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Ontario Soccer Association Welcome! New Futsal Referee Clinic Instructor : Bob Tibbo Referee Development Program FAIR PLAY please! Clinic Outline Introductions Law 5 – The Referee and Second Referee Law 6 – Time Keeper & 3 rd Referee Law 1 – The Pitch Law 2 – The Ball

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welcome

Ontario Soccer Association

Welcome!

New Futsal Referee Clinic

Instructor : Bob Tibbo

fair play
FAIR PLAY

please!

clinic outline
Clinic Outline
  • Introductions
  • Law 5 – The Referee and Second Referee
  • Law 6 – Time Keeper & 3rd Referee
  • Law 1 – The Pitch
  • Law 2 – The Ball
  • Law 3 – Number of Players
  • Law 4 – Players’ Equipment
  • Law 7 – Duration of the Match
  • Law 9 – Ball in and Out of Play
  • Law 10 – The Method of Scoring
clinic outline5
Clinic Outline
  • Law 8 – Start and Restart of Play
  • Law 15 – The Kick-In
  • Law 16 – The Goal Clearance
  • Law 17 – The Corner Kick
  • Law 12 – Free Kicks
  • Law 11 – Fouls and Misconduct
  • Law 14 – The Penalty Kick
  • Law 13 – Accumulated Fouls
  • Referee Signals and Positioning
  • Referee Game Management
slide7

Law 5 – The Referee and Second Referee

Being a top-quality Referee is not easy:

  • Fairness, honesty, motivation, courage, confidence, strength, stamina, perseverance

Refereeing is a difficult job :

  • Physical strength / stamina
  • Solid focus on the game and the players
  • Ability to react and make decisions quickly
  • Strong desire for fair play / justice
  • Strength to withstand criticism
  • Courage to stand by your decisions, convictions
slide8

Law 5 – The Referee and Second Referee

Referee’s Responsibility:

  • SAFETY of participants
  • ENJOYMENT of participants
  • EQUALITY of opportunity
slide9

Law 5 – Referee Equipment

Watches (2)

Whistles (2) differentMinimum +

Pencil/Pen (2)

Game Book

Cards

law 5 referee equipment
Law 5 – Referee Equipment
  • On the Pitch

- two reliable timing devices

- two whistles of different tones

- two pencils/pens

- notepad

- discipline cards

slide11

Law 5 – The Referee and Second Referee

The Referee must be able to recognize :

  • Violations of both the Letter and the Spirit of the Laws.

The Referee must apply :

  • The correct punishment for each violation.
slide12
Powers :

Penalize infractions of the Laws

Decide not to penalize a player when by doing so it would give an advantage to the offending team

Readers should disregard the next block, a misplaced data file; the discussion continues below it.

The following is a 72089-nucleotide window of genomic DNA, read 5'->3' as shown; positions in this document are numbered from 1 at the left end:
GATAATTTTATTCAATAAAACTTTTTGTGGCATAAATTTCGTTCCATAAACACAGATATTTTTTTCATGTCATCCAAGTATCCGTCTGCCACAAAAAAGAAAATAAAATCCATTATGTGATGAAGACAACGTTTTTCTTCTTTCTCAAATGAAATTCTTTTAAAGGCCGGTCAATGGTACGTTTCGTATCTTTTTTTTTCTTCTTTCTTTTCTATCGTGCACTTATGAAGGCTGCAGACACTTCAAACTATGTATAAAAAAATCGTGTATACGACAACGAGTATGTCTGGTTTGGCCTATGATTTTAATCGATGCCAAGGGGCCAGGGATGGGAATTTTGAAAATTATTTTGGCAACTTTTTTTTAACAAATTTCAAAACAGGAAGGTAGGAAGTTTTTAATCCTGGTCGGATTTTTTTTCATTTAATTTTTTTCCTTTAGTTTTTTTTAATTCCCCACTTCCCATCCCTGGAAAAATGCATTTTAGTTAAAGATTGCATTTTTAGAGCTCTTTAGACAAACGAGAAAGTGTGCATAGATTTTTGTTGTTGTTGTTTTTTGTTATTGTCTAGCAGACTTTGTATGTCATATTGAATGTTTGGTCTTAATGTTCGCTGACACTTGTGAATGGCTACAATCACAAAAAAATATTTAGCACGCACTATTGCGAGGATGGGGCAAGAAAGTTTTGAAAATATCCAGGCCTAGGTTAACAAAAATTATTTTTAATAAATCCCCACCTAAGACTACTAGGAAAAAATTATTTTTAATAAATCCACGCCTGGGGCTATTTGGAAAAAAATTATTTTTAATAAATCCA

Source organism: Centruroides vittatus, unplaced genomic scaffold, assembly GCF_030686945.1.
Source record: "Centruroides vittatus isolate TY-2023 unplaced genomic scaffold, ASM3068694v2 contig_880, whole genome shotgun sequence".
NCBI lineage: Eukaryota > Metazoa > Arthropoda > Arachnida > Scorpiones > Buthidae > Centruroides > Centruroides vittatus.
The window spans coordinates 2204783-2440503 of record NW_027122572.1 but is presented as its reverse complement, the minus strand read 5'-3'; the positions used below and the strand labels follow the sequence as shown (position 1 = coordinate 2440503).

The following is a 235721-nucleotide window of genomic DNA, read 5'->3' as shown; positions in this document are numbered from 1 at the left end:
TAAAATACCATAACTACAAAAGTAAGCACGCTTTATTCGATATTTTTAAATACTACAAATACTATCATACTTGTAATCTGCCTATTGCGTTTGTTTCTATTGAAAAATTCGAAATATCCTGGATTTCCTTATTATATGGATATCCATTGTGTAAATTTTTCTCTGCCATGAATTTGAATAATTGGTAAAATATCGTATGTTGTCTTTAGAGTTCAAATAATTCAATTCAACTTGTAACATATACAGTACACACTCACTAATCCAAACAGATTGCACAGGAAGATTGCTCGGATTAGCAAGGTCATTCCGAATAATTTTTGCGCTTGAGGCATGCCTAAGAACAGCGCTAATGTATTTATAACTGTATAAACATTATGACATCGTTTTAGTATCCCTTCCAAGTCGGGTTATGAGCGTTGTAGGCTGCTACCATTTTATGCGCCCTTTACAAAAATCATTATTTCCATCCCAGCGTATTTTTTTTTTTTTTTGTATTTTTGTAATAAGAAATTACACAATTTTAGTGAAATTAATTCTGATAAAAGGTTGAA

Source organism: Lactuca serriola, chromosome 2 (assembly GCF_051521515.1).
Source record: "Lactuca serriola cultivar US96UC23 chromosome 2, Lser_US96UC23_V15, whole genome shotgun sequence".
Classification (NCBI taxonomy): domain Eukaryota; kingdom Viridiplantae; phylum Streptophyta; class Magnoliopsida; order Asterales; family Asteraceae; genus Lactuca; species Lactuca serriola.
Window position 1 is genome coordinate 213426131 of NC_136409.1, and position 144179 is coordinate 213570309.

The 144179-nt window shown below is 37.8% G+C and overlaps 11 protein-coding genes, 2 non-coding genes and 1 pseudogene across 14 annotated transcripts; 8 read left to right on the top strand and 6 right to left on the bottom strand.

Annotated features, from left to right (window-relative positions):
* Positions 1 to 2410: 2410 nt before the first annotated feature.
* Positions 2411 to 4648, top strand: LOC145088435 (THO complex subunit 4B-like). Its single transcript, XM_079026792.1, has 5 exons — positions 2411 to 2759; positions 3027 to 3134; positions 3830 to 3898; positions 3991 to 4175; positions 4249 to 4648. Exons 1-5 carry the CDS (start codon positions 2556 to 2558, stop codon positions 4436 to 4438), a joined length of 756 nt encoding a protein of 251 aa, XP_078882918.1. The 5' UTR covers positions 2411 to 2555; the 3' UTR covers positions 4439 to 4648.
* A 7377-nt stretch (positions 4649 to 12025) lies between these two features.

Caution or dismiss players or substitutes

Temporarily suspend play or terminate the game

Decide how much time to add at the end of a half of play.

Law 5 – The Referee and Second Referee

slide13
Duties :

Enforce the Laws

Act as Timekeeper

Control the match in co-operation with other match officials

Keep a record of the match

Signal the start and any restarts

Keep a high level of fitness

Ensure the ball complies

Ensure players’ equipment complies

Ensure seriously injured player (e.g. bleeding) receives attention

Punish more serious of simultaneous offences

Ensure no unauthorized person enters the pitch

Report in writing

Keep abreast of any Law changes or directives

Comply with the Code of Ethics for Game Officials

Law 5 – The Referee and Second Referee

code of ethics
Code of Ethics

The Canadian Soccer Association is aware of its responsibilities toward its referees and, having granted certain privileges to referees, it is obliged to ensure such individuals realize and respect their responsibilities and duties.

  • Specifically, a Canadian referee shall:
  • Conduct himself/herself with dignity on and off the field of play at all times and shall, by personal example, endeavour to inspire the true principles of fair play and to earn the respect of those whom he/she serves.
  • Not cause The Canadian Soccer Association to become involved in any controversial matters and shall abide by the rules and regulations of the jurisdiction in which he/she officiates.
  • Adhere to all national standards and directives.
  • Always be neat in appearance and maintain a high level of physical and mental fitness.
  • Study the Laws of the Game and be aware of all changes, and shall enforce all said laws and changes.
  • Perform his/her designated responsibilities, including attending organized clinics and lectures, etc., and shall assist his/her fellow referees to upgrade and raise their standard of officiating.
  • Honour any appointments made for and accepted by him/her unless unable to do so by virtue of illness or personal emergency.
  • Not publicly criticize other referees or any soccer association.
  • Not make any public statement to the media (newspaper, TV, radio, etc.,) relating to any game officiated by him/her or regarding the quality of the match or the performance of the teams and their players.